Pay attention, Kelly

Pay attention.

Kelly is constantly distracted.

Kelly is a constant source of distraction.

Kelly needs to focus.

Looked what happened when you weren’t paying attention, Kelly! Look what happened when you went away.

For this reason, I am terrified of wanting more. Of needing something other than the gift of my family and our home and our lives together.

I watched my father lose his family out of neglect for “other.” I watched my mother lose her family out of neglect of self. I want to be responsible. I want to do it right. I want everything good to last forever. I can’t bear to be at fault when it doesn’t. It is all such a precarious balancing act.

But now it is morning, and spring is awakening on our snowy hill. Geese call from overhead, and new patches of grass greet me out the window. The smell of sugaring lingers in the air.

I am hungry for breakfast. I will make eggs in my kitchen. And in a week’s time, I will abandon my family during our spring vacation for an opportunity to expand and enrich my own life, with the hope that they will be safe and secure and sublimely satisfied themselves.

My youngest is at first appalled that I will miss the trip (that I so carefully crafted) to visit his brother at school; though later he confides that he’ll enjoy the time alone with his dad. His brother tells me that he’d be mad if I didn’t go, if I didn’t take this opportunity. As a freshman at college, he knows something about the push to leave and the pull from home.

In fact, he was the one who, at four years old, when I took him to the art studio to sign up for classes, and discovered that he was too young, encouraged me to take a class instead. “You can do it, Mom,” he said. And I did. Because he believed I could.

This is how it is. Loss comes with light. Growth comes with pain. Opportunity requires giving something up.

Sometimes life’s choices aren’t as simple as good and evil, right and wrong, true and false; sometimes they’re both good and right and true–all at the same time.

I went back and forth on whether this post belonged on my personal journey blog, Two Owls Calling, or on this parental journey blog, The Empty(ing) Nest Diary, and I wished there was some way to have it rest–in between. I want to visit my son and take this opportunity in my life. But I have to choose.

And so I leave this post here,

and head off to myself–there.

Kelly Salasin

(Click to head “there” for the companion piece to this one, written 10 years earlier: Lobotomy)

Posted in My own childhood

The King’s Fountain

(an excerpt from the upcoming memoir, which might be titled: Lila~the woman, the book, and the vagina; but probably not)

2664b05bc36988dada6eaf011c308888“Kelly Ann, close the door, you’re letting the air out.”

Did you ever wonder how you could let the air “out” when it was already…everywhere? It’s like giraffes in winter.

“Kelly Ann, close the door, you’re letting a giraffe in.”

Why does the door matter so much? Hadn’t you helped the King build the fountain, rock by rock, around a tiny pool, just outside the door? Why couldn’t you use that same door? And climb atop the rocks, and turn the fountain on?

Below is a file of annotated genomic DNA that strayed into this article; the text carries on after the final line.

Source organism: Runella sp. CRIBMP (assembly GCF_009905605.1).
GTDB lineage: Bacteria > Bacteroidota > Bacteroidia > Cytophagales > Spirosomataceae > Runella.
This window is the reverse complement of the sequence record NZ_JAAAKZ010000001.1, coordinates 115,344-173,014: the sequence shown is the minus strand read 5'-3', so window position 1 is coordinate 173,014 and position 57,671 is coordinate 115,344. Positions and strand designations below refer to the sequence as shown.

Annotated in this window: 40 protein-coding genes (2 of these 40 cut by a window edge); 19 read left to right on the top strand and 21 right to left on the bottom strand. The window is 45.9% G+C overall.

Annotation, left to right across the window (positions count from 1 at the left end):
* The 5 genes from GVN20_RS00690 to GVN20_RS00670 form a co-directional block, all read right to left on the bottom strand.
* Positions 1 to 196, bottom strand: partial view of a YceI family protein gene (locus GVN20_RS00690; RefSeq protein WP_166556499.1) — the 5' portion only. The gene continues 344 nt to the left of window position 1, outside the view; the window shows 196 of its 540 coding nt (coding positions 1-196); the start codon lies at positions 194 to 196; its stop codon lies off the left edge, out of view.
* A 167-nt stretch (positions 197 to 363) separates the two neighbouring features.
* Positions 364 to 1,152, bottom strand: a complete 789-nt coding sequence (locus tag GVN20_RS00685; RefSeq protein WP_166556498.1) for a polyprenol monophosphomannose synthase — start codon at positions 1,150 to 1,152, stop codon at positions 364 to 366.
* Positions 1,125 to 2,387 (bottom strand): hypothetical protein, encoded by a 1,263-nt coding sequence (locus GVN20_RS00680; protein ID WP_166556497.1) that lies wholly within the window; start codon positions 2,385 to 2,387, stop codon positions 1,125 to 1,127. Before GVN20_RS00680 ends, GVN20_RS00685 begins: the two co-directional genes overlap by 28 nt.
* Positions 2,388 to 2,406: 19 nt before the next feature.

He didn’t seem to mind.

True, he was rarely at the castle except at dinner time, and hardly much then. But he did make you silver dollar pancakes on Sundays and turned nickles into quarters from one side of your head to the other.

It was the Queen who ruled; but she might be so busy as not to notice…

You could, very quietly, tip toe down the stairs, across the foyer (with the dog barking), and into the forbidden parlor, across the vacuumed lines in the carpet, and then, a step down into the sunroom, with floor to ceiling glass…

If you were brave; if you were very, very brave; you might shove aside the heavy drapes (which you should never do), press your face against the glass (making messy prints), tug the door open (leaving paint chips on the floor), and slip outside as quickly as you could (taking the cold air with you)–to find yourself atop the fountain… like a KING.

“Kelly Ann!”

Posted in Fragile Life, Insight, Milestone Moments, My own childhood, School, Wisdom of Youth

Eternal Spring… Kindergarten Moments

open clip art.com

At the end of the first stellar week of spring, I stood at the easel in the kindergarten among a group of prolific artists while a breeze blew in through the greenhouse door.

Across the room, Ellen was swarmed by writers, who were penciling letters to send through our own post office, while the remainder of the children were enraptured in the building corner.

“I’m having a kindergarten moment,”  I whispered to our intern from the college who was painting beside me.

Well, that makes sense, you’re in the kindergarten,” she teased.

I loved this young woman for the lightness she brought to my days, reminding me of my own college years.

Yes, but I’m really feeling the kindergarten-ness of it all,” I  said, unable to capture what it meant to be absorbed in the hollow sound of blocks, the smell of tempura paint and warm air, and earnest spirit of first time writers.

Later, during recess, I stood for a long time in the bright sun of the open field before heading down the hill into the coolness of the woods. There I found small pockets of children tucked into their own worlds of tree and rock, mud and stream.

Gaugin, detail, visipix.com

As I approached, they looked up like deer; but then went on with their play as if I was of no relevance.

In one woodland home, a small girl swept the floor with a pine-fashioned broom; and I found myself crossing over into my own childhood.

…There in the dusty field of a Colorado playground, I used the tip of my shoe to draw the outline of a house, in the frontier world of Laura Ingalls Wilder…

It was only a moment, but it was enough to remind me of the magic of childhood. I tread gently through the woods this day, so as not to disturb the children’s reverie, and so that I too might take a drink from their eternal spring.

Kelly Salasin, March 2006